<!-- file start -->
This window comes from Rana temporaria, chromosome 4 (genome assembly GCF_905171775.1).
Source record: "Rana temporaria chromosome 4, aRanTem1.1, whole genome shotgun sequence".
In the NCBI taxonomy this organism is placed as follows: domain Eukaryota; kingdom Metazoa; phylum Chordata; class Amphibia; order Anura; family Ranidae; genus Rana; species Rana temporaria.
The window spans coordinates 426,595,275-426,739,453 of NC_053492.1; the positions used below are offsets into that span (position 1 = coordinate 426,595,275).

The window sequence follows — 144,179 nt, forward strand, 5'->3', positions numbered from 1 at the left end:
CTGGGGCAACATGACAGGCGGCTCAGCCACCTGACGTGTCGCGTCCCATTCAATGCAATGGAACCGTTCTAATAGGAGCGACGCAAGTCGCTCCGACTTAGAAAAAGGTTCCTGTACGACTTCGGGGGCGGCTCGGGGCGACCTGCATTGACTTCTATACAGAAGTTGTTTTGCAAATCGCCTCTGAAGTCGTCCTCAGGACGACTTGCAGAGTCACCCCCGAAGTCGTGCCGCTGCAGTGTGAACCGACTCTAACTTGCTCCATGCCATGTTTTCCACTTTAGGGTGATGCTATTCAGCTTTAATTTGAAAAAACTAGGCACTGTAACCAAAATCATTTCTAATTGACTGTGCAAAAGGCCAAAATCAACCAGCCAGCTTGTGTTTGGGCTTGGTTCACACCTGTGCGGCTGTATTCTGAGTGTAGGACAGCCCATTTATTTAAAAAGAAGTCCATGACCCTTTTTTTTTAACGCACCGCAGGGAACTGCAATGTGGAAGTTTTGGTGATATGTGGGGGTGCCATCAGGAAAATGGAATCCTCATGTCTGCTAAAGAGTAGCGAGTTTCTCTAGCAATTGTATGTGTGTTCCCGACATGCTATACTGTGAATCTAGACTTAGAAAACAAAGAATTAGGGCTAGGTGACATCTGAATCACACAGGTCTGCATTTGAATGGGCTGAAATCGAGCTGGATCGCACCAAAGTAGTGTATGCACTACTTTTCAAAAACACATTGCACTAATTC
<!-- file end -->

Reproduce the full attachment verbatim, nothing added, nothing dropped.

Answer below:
This window comes from Rana temporaria, chromosome 4 (genome assembly GCF_905171775.1).
Source record: "Rana temporaria chromosome 4, aRanTem1.1, whole genome shotgun sequence".
In the NCBI taxonomy this organism is placed as follows: domain Eukaryota; kingdom Metazoa; phylum Chordata; class Amphibia; order Anura; family Ranidae; genus Rana; species Rana temporaria.
The window spans coordinates 426,595,275-426,739,453 of NC_053492.1; the positions used below are offsets into that span (position 1 = coordinate 426,595,275).

The window sequence follows — 144,179 nt, forward strand, 5'->3', positions numbered from 1 at the left end:
CTGGGGCAACATGACAGGCGGCTCAGCCACCTGACGTGTCGCGTCCCATTCAATGCAATGGAACCGTTCTAATAGGAGCGACGCAAGTCGCTCCGACTTAGAAAAAGGTTCCTGTACGACTTCGGGGGCGGCTCGGGGCGACCTGCATTGACTTCTATACAGAAGTTGTTTTGCAAATCGCCTCTGAAGTCGTCCTCAGGACGACTTGCAGAGTCACCCCCGAAGTCGTGCCGCTGCAGTGTGAACCGACTCTAACTTGCTCCATGCCATGTTTTCCACTTTAGGGTGATGCTATTCAGCTTTAATTTGAAAAAACTAGGCACTGTAACCAAAATCATTTCTAATTGACTGTGCAAAAGGCCAAAATCAACCAGCCAGCTTGTGTTTGGGCTTGGTTCACACCTGTGCGGCTGTATTCTGAGTGTAGGACAGCCCATTTATTTAAAAAGAAGTCCATGACCCTTTTTTTTTAACGCACCGCAGGGAACTGCAATGTGGAAGTTTTGGTGATATGTGGGGGTGCCATCAGGAAAATGGAATCCTCATGTCTGCTAAAGAGTAGCGAGTTTCTCTAGCAATTGTATGTGTGTTCCCGACATGCTATACTGTGAATCTAGACTTAGAAAACAAAGAATTAGGGCTAGGTGACATCTGAATCACACAGGTCTGCATTTGAATGGGCTGAAATCGAGCTGGATCGCACCAAAGTAGTGTATGCACTACTTTTCAAAAACACATTGCACTAATTC